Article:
Quill Theatre tackles the Bard in ‘The Compleat Wrks of Wllm Shkspr: Abridged’
No, the banner isn’t misspelled. The intentionally truncated words are part of the theme of this revue (it’s not really accurate to call it a “play”). They, as are the plays themselves, abridged.
The script is by Adam Long, Daniel Singer, and Jess Winfield and parodies the plays of William Shakespeare with all of them being performed (in comically shortened or merged form) by only three actors.
In the four or five productions of this play that I have seen, it is always augmented by current events and by improvisation between the actors and between the actors and the audience.
Happily, the production at The Cultural Center at Glen Allen is the best version I’ve seen to date.
For that you can thank the artistic team, CJ Bergin, Dixon Cashwell and Joseph Bromfield and director Maggie Roop.
To be fair, the script doesn’t cover all of the Shakespearian cannon. And the concept of the plays being “abridged” is used fluidly throughout. Some plays only get name mention while others have more dedicated stage time (for example, all of Shakespeare’s comedies are truncated to one segment that covers them all).
They begin with a parody of Romeo and Juliet. Next, they do a parody of Titus Andronicus, portraying it as a cooking show. Following it is Othello, which is done through a rap song.
All the histories are acted out through an American football game with the British Crown as the football. Julius Caesar covers only his death, followed immediately by a one minute version of Antony and Cleopatra and ending with a bastardization of Macbeth with bad but very funny Scottish accents.
There is also a very poor attempt to define Shakespeare’s Apocrypha (the lesser plays that he probably co-authored with others).
At the end of the act, the characters realize that they forgot to perform Coriolanus which CJ refuses to do due the vulgarity of the title.
They also forget about Hamlet. The act ends with CJ running away because he thinks the play is too difficult.
Act Two begins with CJ gone and Joseph ad-libbing till he comes back, which he does. Then the real fun of this revue begins.
The audience gets involved during this segment when one audience member is asked to portray Ophelia for the Nunnery Scene. The rest of the audience makes up Ophelia’s subconscious, with three sections that each represent her ego, superego, and id. After the portrayal of Hamlet, the actors play it out several times increasing their speed of delivery. They finish by performing it backwards.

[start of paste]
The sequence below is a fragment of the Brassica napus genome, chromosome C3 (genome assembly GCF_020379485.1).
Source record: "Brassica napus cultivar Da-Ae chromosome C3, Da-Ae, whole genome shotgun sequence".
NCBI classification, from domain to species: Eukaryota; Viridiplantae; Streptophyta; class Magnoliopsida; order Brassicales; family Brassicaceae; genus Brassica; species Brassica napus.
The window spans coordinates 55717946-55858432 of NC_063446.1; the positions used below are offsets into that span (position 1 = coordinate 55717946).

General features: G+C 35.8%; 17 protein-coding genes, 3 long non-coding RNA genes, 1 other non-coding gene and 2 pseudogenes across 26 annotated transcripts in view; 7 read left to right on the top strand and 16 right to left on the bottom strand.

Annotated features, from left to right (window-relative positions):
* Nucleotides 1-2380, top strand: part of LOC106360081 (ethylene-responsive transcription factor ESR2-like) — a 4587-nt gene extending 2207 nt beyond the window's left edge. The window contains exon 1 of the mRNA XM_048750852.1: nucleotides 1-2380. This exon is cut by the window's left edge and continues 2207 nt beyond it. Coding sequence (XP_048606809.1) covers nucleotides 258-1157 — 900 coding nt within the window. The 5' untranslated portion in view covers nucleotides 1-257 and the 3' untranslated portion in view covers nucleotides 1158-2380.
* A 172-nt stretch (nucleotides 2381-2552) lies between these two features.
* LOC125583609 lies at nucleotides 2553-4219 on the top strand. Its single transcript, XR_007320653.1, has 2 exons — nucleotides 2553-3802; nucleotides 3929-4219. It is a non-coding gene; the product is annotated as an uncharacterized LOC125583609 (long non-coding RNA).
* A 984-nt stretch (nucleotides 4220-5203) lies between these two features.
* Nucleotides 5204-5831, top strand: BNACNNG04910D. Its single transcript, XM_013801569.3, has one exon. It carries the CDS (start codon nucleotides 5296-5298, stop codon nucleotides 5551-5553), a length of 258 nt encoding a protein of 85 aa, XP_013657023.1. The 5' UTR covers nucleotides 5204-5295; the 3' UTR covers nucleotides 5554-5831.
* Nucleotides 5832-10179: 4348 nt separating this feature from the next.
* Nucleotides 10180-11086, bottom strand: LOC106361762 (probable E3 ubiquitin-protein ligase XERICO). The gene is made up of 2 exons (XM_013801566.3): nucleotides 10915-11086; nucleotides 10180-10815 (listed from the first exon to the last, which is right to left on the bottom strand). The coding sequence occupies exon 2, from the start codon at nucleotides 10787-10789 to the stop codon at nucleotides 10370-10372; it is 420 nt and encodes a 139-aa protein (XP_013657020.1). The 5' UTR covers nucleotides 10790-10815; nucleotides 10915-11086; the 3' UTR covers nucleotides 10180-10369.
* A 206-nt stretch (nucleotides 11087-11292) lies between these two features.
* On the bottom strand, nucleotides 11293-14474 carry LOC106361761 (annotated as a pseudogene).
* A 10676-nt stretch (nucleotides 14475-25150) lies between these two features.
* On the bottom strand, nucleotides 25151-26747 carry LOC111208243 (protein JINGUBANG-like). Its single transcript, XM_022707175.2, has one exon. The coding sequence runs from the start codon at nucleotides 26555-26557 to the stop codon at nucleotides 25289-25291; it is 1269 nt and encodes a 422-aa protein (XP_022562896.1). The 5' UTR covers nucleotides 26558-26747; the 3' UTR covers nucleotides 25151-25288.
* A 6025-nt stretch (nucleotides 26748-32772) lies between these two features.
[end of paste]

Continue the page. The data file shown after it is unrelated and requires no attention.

The entire evening is like a collegiate improvisational sketch comedy with audience participation. It’s a completely sophomoric and irreverent.
And when done well, a complete joy to experience.
The Compleat Works, after all, embodies one of comedy’s most essential impulses: the adolescent urge to take a baseball bat to the culturally revered.
In an age when Shakespeare is the bane of every High School English class and subject to tedious adaptations (outer space Richard III anyone?), the act of Shakespeare being “punked” has its definite charms.
Now this, of course, is such stuff as frat-house revues are made on. But if the level of sophistication here is sometimes only groin-high, there is also a gung-ho vitality that is often impossible to resist.
While conceived with a British sensibility, the revue has a pace, style and athletic physicality that feels purely American. At its giddiest, its tone recalls the deconstructed history of the fractured fables on the Rocky and Bullwinkle Show; at its most earthbound, it is like the Marx Brothers on an off day.
The trio of actors work in perfect harmony. All three possess great improvisational skills.
Bromfield has an easy going conversational style and was totally at ease with the audience. He also has a solid Shakespearian pedigree and handles the verse and poetry supremely well.
Bergin plays most of the women, refreshingly not in the high camp style of frat boy denial but with a sensitive eye towards femininity which, I must admit, was kind of alluring.
Cashwell dons the professorial role and madcap lecturer which, whether intentional or not, called to mind the throw away timing of the great Groucho Marx. All he needed was the duck walk and cigar.
The madcap antics could have gone terribly awry. Unchecked physicality can be sloppy and dangerous. Director Maggie Roop brings a sharp comedic eye and structured sensibility to these proceedings. She also infuses some of the tired comic bits with a fresh attack, introducing clever props and set pieces.
Quill has produced this revue several times over the past years but never for as long a run. And never as well as this version. While the comedy is ribald it is entirely appropriate for the whole family.
You do not have to know or even like Shakespeare to appreciate this clever play. It is hilarious and fun. For those that were always afraid to approach the Bard, there isn’t a more enjoyable way to get your feet wet.
For everyone it’s a heck of a good time. We can all use that. Go!
THE COMPLEAT WRKS OF WLLM SHKSPR (ABRIDGED) runs now through February 12th at yhe Cultural Arts Center at Glen Allen. Snag tickets here!
Photos by Aaron Sutten
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